0

On OS X 10.8, this seems to be ls -lO now (with a capital O). The output from man ls: -O Include the file flags in a long (-l) output. -o List in long format, but omit the group id.


11

This works also with stat: DIR=/ stat -c '%i' $DIR From man stat: -c --format=FORMAT use the specified FORMAT instead of the default; output a new‐ line after each use of FORMAT [...] The valid format sequences for files: %i inode number


11

Yes, the argument -i will print the inode number of each file or directory the ls command is listing. As you want to print the inode number of a directory, I would suggest using the argument -d to only list directories. For just printing the inode number of your home directory, use the following command line: ls -id ~ From man ls: -d, --directory ...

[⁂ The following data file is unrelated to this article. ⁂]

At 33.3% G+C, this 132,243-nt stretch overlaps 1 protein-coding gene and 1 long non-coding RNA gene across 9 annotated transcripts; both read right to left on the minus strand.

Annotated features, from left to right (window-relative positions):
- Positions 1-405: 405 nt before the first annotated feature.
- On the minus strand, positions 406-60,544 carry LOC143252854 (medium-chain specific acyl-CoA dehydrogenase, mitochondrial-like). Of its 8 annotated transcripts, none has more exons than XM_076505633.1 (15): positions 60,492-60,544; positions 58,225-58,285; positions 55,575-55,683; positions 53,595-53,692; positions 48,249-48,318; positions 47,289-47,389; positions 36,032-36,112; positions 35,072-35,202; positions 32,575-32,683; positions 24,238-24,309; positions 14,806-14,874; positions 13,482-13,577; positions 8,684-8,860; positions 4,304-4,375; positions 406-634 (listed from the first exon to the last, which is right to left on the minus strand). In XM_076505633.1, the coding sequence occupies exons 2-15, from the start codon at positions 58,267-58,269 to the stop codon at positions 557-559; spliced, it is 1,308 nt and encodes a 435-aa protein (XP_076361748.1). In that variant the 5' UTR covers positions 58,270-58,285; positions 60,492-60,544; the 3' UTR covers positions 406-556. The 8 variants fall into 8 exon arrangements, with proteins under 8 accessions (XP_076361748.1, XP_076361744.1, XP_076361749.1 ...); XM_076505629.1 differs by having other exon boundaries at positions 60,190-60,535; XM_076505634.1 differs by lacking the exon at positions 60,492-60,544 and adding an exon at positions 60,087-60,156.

2

If you are having trouble understanding endianess, here's another illustration. #include <stdio.h> #include <inttypes.h> #include <unistd.h> int main (void) { uint16_t x = 1; write(1, &x, 2); x = 2; write(1, &x, 2); return 0; } This is C code which will write out 2 16-bit values, 1 and 2. When we think ...


1

hexdump -x displays the values as if they were 2-byte integers. On a little-endian machine this will display each pair of bytes in swapped order, treating them as two-byte quantities with the high-order (second) byte first, followed by the low-order (first) byte. As you've seen, using hexdump -C displays the actual bytes. The actual contents of your ...


4